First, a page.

Pfizer pulls hypertension drug Thelin off the markets and ends studies because of liver damage.
Pfizer Inc. said it is pulling its blood pressure drug Thelin off the market and stopping all clinical trials because the drug can cause fatal liver damage.
Thelin is sold in the European Union, Canada, and Australia as an oral treatment for severe pulmonary arterial hypertension, or high blood pressure in the pulmonary artery. Pfizer said two patients who were taking Thelin died during a clinical trial, and a review of data from clinical studies and post-marketing reports showed a new link to liver injury.
Liver damage was a known side effect of Thelin and similar drugs, the company said, but the review uncovered a link to liver damage that was not tied to identifiable risk factors. It said the problem was unlikely to be detected by routine monitoring, and in some cases, the problems did not go away after patients stopped taking Thelin.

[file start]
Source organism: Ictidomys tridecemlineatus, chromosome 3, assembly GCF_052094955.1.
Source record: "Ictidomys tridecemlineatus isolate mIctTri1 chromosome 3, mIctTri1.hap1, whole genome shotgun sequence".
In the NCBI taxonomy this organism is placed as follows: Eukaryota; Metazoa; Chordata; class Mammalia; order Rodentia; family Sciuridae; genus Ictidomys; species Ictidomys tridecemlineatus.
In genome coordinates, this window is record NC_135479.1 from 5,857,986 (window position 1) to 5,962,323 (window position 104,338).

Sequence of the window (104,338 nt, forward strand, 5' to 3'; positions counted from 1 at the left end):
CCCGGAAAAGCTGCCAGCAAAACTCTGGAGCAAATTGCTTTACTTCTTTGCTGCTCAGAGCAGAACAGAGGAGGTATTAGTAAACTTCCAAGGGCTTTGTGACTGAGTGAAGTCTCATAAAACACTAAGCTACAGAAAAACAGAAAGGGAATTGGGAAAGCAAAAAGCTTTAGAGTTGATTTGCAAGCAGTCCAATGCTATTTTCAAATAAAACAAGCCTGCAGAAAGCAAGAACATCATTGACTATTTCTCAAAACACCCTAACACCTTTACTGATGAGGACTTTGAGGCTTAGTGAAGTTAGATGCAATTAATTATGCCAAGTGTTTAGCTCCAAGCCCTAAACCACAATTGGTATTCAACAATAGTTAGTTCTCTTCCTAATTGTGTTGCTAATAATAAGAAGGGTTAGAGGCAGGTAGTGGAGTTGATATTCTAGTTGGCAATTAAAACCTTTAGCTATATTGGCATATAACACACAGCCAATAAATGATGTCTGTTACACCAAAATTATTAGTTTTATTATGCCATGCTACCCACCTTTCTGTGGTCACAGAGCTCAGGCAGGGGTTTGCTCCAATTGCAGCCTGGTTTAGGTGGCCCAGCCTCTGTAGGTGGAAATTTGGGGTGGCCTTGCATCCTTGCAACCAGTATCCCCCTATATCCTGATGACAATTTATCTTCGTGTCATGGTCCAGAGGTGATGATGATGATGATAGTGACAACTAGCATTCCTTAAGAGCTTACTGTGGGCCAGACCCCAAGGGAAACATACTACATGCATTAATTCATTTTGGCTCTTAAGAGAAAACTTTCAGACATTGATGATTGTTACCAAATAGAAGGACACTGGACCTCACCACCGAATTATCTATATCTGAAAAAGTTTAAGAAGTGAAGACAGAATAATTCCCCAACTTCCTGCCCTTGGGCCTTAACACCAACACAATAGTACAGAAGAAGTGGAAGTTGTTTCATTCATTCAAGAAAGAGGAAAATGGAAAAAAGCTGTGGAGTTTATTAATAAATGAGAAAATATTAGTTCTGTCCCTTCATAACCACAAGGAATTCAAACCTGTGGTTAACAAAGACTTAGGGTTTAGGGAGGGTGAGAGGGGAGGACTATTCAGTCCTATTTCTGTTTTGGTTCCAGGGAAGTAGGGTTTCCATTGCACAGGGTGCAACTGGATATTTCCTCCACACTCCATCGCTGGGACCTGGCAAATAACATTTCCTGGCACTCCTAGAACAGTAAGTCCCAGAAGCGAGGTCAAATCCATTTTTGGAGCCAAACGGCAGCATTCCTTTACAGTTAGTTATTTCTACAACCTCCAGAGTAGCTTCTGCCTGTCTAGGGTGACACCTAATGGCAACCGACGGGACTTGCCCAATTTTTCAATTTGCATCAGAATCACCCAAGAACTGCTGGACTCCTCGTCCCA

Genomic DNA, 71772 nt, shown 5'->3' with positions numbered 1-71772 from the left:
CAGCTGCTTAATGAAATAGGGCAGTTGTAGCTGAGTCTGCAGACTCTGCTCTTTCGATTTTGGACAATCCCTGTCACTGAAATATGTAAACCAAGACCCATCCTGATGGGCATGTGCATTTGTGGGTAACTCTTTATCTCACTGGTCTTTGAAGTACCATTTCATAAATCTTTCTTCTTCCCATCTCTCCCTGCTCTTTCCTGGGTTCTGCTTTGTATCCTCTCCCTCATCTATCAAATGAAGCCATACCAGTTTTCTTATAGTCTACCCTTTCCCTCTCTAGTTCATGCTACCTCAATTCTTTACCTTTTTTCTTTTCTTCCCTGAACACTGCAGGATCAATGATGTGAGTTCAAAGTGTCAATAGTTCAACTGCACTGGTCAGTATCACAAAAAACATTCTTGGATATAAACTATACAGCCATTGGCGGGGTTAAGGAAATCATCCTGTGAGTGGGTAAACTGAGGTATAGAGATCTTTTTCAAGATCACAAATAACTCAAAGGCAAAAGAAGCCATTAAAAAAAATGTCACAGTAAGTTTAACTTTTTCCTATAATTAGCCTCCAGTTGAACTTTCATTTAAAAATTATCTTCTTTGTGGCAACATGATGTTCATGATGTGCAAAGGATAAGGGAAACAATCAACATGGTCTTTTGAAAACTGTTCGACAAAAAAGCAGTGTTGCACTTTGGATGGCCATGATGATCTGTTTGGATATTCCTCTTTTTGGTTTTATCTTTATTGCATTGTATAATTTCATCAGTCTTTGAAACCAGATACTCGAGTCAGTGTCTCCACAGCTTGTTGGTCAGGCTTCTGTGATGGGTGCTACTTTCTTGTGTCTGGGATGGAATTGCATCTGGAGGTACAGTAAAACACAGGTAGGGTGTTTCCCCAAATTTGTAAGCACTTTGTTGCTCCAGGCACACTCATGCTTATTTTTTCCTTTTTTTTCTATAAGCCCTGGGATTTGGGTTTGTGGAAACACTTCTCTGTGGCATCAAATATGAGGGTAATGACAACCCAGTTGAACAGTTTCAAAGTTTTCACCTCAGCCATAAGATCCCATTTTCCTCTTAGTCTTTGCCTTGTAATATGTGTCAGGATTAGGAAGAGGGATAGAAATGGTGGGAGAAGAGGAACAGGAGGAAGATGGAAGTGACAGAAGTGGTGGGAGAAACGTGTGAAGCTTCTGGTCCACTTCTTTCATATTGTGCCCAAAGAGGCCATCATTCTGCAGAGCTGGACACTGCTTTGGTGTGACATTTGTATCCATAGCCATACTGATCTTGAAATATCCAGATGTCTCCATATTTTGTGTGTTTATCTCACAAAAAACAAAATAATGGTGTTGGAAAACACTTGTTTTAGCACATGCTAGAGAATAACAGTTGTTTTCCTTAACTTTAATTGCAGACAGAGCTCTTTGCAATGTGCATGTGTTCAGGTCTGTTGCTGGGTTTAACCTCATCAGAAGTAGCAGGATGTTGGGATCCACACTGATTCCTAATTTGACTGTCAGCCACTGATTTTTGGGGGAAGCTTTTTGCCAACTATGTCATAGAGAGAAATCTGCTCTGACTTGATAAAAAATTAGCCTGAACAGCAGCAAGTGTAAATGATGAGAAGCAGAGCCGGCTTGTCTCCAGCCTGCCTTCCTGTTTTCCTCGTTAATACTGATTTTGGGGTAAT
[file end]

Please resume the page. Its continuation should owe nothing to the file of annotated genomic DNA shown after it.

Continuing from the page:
Pfizer said the withdrawal was voluntary and added that it has withdrawn its filing for marketing approval in the U.S.
Since there are other treatment options, Pfizer said the benefits of Thelin don’t outweigh the risks. It is stopping all studies of the drug, which Pfizer acquired in 2008 when it bought Encysive Pharmaceuticals Inc. Encysive had been trying to win marketing approval for Thelin since 2005, but the Food and Drug Administration said it was not effective enough. Other agencies only approved the drug for hypertension that was so debilitating that patients’ physical activity was severely limited.
Pfizer said worldwide sales of Thelin, or sitaxsentan, totaled $44.4 million in the first nine months of 2010.